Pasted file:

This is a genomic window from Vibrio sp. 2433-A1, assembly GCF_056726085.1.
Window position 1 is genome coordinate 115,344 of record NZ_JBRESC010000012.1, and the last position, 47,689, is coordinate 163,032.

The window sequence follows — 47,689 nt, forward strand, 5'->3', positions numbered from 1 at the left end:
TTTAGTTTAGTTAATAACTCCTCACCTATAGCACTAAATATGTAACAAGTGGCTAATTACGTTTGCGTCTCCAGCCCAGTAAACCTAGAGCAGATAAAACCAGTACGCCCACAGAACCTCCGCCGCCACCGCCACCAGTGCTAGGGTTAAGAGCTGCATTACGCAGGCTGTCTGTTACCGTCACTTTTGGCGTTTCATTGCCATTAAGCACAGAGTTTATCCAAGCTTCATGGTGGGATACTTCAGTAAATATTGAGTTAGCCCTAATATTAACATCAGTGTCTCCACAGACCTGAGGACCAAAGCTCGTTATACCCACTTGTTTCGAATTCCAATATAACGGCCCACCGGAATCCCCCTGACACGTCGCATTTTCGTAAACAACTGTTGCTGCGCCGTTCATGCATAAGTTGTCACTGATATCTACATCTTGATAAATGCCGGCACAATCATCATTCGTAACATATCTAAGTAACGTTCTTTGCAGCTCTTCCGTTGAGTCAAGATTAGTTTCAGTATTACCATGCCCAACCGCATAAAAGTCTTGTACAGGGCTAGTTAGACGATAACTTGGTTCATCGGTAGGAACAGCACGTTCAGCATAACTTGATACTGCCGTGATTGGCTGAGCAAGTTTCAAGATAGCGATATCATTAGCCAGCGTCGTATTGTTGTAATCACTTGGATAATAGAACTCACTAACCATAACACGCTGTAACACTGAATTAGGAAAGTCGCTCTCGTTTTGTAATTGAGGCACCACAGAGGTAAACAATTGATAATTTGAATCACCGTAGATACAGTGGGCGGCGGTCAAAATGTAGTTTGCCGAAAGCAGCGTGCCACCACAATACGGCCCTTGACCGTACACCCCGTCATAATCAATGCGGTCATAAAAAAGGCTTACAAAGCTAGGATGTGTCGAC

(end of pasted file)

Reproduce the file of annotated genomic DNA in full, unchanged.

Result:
This is a genomic window from Vibrio sp. 2433-A1, assembly GCF_056726085.1.
Window position 1 is genome coordinate 115,344 of record NZ_JBRESC010000012.1, and the last position, 47,689, is coordinate 163,032.

The window sequence follows — 47,689 nt, forward strand, 5'->3', positions numbered from 1 at the left end:
TTTAGTTTAGTTAATAACTCCTCACCTATAGCACTAAATATGTAACAAGTGGCTAATTACGTTTGCGTCTCCAGCCCAGTAAACCTAGAGCAGATAAAACCAGTACGCCCACAGAACCTCCGCCGCCACCGCCACCAGTGCTAGGGTTAAGAGCTGCATTACGCAGGCTGTCTGTTACCGTCACTTTTGGCGTTTCATTGCCATTAAGCACAGAGTTTATCCAAGCTTCATGGTGGGATACTTCAGTAAATATTGAGTTAGCCCTAATATTAACATCAGTGTCTCCACAGACCTGAGGACCAAAGCTCGTTATACCCACTTGTTTCGAATTCCAATATAACGGCCCACCGGAATCCCCCTGACACGTCGCATTTTCGTAAACAACTGTTGCTGCGCCGTTCATGCATAAGTTGTCACTGATATCTACATCTTGATAAATGCCGGCACAATCATCATTCGTAACATATCTAAGTAACGTTCTTTGCAGCTCTTCCGTTGAGTCAAGATTAGTTTCAGTATTACCATGCCCAACCGCATAAAAGTCTTGTACAGGGCTAGTTAGACGATAACTTGGTTCATCGGTAGGAACAGCACGTTCAGCATAACTTGATACTGCCGTGATTGGCTGAGCAAGTTTCAAGATAGCGATATCATTAGCCAGCGTCGTATTGTTGTAATCACTTGGATAATAGAACTCACTAACCATAACACGCTGTAACACTGAATTAGGAAAGTCGCTCTCGTTTTGTAATTGAGGCACCACAGAGGTAAACAATTGATAATTTGAATCACCGTAGATACAGTGGGCGGCGGTCAAAATGTAGTTTGCCGAAAGCAGCGTGCCACCACAATACGGCCCTTGACCGTACACCCCGTCATAATCAATGCGGTCATAAAAAAGGCTTACAAAGCTAGGATGTGTCGAC